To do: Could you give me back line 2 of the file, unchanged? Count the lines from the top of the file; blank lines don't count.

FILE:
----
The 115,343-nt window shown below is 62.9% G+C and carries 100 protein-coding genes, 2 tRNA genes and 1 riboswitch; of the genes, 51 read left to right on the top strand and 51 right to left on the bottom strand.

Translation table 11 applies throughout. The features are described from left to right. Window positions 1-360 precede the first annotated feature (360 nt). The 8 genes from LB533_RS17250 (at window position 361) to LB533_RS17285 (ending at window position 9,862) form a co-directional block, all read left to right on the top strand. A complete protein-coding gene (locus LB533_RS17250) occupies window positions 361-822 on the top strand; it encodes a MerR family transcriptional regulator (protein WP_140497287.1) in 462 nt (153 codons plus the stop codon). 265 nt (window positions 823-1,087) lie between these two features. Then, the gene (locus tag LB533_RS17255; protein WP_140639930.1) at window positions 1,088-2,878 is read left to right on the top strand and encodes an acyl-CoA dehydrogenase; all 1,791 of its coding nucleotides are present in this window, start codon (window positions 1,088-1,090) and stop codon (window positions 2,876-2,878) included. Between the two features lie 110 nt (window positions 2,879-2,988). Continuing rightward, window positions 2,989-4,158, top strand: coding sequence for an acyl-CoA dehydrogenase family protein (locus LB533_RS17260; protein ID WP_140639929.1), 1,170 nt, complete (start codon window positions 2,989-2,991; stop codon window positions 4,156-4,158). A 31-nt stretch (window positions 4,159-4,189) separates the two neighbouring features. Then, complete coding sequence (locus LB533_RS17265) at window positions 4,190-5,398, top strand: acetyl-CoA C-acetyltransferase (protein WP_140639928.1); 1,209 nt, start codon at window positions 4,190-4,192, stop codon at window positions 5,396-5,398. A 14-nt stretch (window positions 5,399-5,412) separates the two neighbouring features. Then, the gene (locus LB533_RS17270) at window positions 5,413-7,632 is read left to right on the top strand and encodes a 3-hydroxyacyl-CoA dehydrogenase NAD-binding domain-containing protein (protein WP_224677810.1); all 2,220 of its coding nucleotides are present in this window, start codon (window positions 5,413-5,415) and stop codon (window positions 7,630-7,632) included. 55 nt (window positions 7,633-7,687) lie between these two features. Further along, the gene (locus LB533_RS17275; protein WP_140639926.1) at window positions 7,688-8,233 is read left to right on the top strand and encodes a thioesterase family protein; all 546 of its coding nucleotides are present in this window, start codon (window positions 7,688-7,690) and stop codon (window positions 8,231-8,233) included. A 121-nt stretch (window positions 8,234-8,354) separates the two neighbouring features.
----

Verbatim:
Translation table 11 applies throughout. The features are described from left to right. Window positions 1-360 precede the first annotated feature (360 nt). The 8 genes from LB533_RS17250 (at window position 361) to LB533_RS17285 (ending at window position 9,862) form a co-directional block, all read left to right on the top strand. A complete protein-coding gene (locus LB533_RS17250) occupies window positions 361-822 on the top strand; it encodes a MerR family transcriptional regulator (protein WP_140497287.1) in 462 nt (153 codons plus the stop codon). 265 nt (window positions 823-1,087) lie between these two features. Then, the gene (locus tag LB533_RS17255; protein WP_140639930.1) at window positions 1,088-2,878 is read left to right on the top strand and encodes an acyl-CoA dehydrogenase; all 1,791 of its coding nucleotides are present in this window, start codon (window positions 1,088-1,090) and stop codon (window positions 2,876-2,878) included. Between the two features lie 110 nt (window positions 2,879-2,988). Continuing rightward, window positions 2,989-4,158, top strand: coding sequence for an acyl-CoA dehydrogenase family protein (locus LB533_RS17260; protein ID WP_140639929.1), 1,170 nt, complete (start codon window positions 2,989-2,991; stop codon window positions 4,156-4,158). A 31-nt stretch (window positions 4,159-4,189) separates the two neighbouring features. Then, complete coding sequence (locus LB533_RS17265) at window positions 4,190-5,398, top strand: acetyl-CoA C-acetyltransferase (protein WP_140639928.1); 1,209 nt, start codon at window positions 4,190-4,192, stop codon at window positions 5,396-5,398. A 14-nt stretch (window positions 5,399-5,412) separates the two neighbouring features. Then, the gene (locus LB533_RS17270) at window positions 5,413-7,632 is read left to right on the top strand and encodes a 3-hydroxyacyl-CoA dehydrogenase NAD-binding domain-containing protein (protein WP_224677810.1); all 2,220 of its coding nucleotides are present in this window, start codon (window positions 5,413-5,415) and stop codon (window positions 7,630-7,632) included. 55 nt (window positions 7,633-7,687) lie between these two features. Further along, the gene (locus LB533_RS17275; protein WP_140639926.1) at window positions 7,688-8,233 is read left to right on the top strand and encodes a thioesterase family protein; all 546 of its coding nucleotides are present in this window, start codon (window positions 7,688-7,690) and stop codon (window positions 8,231-8,233) included. A 121-nt stretch (window positions 8,234-8,354) separates the two neighbouring features.